Arts & Culture » Arts Stories & Interviews

Lesson in postmodern history



Robin Van Arsdol
Through May 15 at Guinevere's Café
39 S. Magnolia Ave.

Guinevere's Private Café in downtown Orlando is currently featuring a solo exhibition of work by Orlando artist Robin Van Arsdol. This work from the 1970s is from his formative years, experimenting with various media and themes.

The show coincides with Process Art in the adjacent Gallery at Avalon Island. Van Arsdol, or RV, as he is also known, used techniques such as burning paper and spray paint to create images in some of his work. This artwork predates his street art, or graffiti, and gives insight into the experimental and process-driven side of Van Arsdol.

In most pieces, he has taken ordinary items and rendered them in silhouette using spray paint, which perhaps hints at what was to come for this artist. Symbolic qualities of the objects, often embedded in context with overspray, are left for the viewer to complete, and the pairing of many pieces such as the stove burners, targets and domestic iron forms give them an iconic presence.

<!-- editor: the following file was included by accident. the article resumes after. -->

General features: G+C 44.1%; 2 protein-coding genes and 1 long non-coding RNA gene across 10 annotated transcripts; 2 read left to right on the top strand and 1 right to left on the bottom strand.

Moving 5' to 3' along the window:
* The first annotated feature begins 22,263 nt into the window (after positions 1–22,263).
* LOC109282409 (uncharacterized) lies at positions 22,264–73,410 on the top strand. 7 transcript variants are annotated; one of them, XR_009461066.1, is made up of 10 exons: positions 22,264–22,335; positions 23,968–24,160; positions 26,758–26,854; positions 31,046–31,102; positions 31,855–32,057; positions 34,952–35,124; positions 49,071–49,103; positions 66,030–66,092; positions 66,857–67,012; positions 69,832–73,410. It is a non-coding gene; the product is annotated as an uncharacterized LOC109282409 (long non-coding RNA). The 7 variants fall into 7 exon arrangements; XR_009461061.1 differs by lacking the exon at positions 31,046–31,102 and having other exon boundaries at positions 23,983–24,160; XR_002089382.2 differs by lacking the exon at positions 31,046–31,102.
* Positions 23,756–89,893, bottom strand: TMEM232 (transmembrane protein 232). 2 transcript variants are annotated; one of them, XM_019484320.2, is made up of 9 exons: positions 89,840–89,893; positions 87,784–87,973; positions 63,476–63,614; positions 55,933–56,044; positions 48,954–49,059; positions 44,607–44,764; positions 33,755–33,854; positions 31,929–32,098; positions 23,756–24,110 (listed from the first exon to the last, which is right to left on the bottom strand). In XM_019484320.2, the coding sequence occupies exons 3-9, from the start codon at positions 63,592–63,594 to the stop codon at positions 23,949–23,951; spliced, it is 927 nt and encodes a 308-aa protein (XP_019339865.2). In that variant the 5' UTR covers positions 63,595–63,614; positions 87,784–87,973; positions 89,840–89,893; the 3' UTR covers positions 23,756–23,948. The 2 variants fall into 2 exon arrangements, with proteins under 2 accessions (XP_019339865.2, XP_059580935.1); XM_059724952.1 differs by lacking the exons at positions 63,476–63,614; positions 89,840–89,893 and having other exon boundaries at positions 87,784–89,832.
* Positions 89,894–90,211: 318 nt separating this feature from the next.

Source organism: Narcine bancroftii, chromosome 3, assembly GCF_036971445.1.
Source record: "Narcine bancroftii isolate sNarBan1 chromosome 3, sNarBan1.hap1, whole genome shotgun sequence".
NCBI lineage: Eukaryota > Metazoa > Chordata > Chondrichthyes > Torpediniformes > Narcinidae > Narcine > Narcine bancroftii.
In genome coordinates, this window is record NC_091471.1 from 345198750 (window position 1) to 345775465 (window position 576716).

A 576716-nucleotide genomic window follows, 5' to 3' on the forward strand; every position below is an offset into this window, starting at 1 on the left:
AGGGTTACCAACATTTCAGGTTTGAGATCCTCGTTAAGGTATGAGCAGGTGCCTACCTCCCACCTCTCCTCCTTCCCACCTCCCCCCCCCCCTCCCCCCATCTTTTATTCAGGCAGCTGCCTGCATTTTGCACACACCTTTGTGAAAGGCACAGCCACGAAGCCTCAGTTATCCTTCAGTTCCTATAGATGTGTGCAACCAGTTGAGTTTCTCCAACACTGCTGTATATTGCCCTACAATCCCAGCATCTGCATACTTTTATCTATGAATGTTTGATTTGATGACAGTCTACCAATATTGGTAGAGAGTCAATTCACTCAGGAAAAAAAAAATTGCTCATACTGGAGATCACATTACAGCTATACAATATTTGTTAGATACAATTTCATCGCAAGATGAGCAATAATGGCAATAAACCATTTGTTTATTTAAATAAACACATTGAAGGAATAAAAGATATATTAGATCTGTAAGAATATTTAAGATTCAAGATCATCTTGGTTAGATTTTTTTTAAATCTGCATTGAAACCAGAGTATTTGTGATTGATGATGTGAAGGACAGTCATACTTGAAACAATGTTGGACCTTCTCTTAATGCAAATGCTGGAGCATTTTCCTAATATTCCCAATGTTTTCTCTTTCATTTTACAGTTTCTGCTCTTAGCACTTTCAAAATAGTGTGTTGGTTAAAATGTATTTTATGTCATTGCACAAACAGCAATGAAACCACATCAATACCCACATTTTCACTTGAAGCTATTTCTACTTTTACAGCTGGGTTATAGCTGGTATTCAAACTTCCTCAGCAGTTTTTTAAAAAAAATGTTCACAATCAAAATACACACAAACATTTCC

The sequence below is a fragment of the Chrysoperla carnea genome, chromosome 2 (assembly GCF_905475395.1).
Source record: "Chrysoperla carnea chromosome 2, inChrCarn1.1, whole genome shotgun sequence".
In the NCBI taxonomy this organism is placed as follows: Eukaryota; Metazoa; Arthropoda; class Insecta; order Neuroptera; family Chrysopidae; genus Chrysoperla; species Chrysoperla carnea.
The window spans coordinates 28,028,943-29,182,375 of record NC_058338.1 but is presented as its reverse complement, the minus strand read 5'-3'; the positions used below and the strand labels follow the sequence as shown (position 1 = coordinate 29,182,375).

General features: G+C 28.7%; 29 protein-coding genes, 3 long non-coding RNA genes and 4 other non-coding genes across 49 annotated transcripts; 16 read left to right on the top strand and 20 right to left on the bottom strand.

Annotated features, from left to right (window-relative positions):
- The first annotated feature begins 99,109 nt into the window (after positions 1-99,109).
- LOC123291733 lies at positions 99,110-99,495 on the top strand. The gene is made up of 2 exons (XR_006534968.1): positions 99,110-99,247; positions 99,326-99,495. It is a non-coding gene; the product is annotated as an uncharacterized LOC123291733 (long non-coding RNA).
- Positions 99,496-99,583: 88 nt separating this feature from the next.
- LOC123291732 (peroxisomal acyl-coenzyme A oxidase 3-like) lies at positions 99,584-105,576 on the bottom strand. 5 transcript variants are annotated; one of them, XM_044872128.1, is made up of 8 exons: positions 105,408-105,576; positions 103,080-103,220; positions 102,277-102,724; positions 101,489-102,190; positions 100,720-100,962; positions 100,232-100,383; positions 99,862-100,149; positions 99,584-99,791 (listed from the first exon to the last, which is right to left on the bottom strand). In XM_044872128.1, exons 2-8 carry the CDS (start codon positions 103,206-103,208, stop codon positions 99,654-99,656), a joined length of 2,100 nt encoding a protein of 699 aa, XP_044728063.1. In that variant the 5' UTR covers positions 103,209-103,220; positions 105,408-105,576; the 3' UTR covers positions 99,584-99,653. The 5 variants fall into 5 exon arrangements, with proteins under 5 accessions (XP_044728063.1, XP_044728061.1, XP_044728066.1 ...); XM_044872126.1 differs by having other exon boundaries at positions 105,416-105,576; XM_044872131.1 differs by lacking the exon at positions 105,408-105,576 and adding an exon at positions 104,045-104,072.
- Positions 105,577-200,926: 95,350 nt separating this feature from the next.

Van Arsdol's art from the '70s gives an interesting window into a time when the art world was devolving. The 1970 suicide of Rothko marked in many ways the end of abstract expressionism as a movement, and much of the art world split itself between new directions: Robert Smithson's earthworks, Eva Hesse's ethereal sculptures, Andy Warhol's pop art. Seeing these vintage pieces of RV's evokes the great quest that art took in its search for direction and meaning at that key time (ably documented by Corinne Robins in The Pluralist Era).

With humorous titles, Van Arsdol's disarming works are part of the next steps into the era known now as postmodernism. Most of these pieces lie firmly within the movement known as conceptual art, wherein the process becomes part of the art. Burning paper, shooting targets, spray-painting spray-paint cans and other self-referential processes are more about the artist's thoughts and procedure for creating a work of art. RV's work is a part of postmodern art history and worth the visit by artists, art lovers and students.

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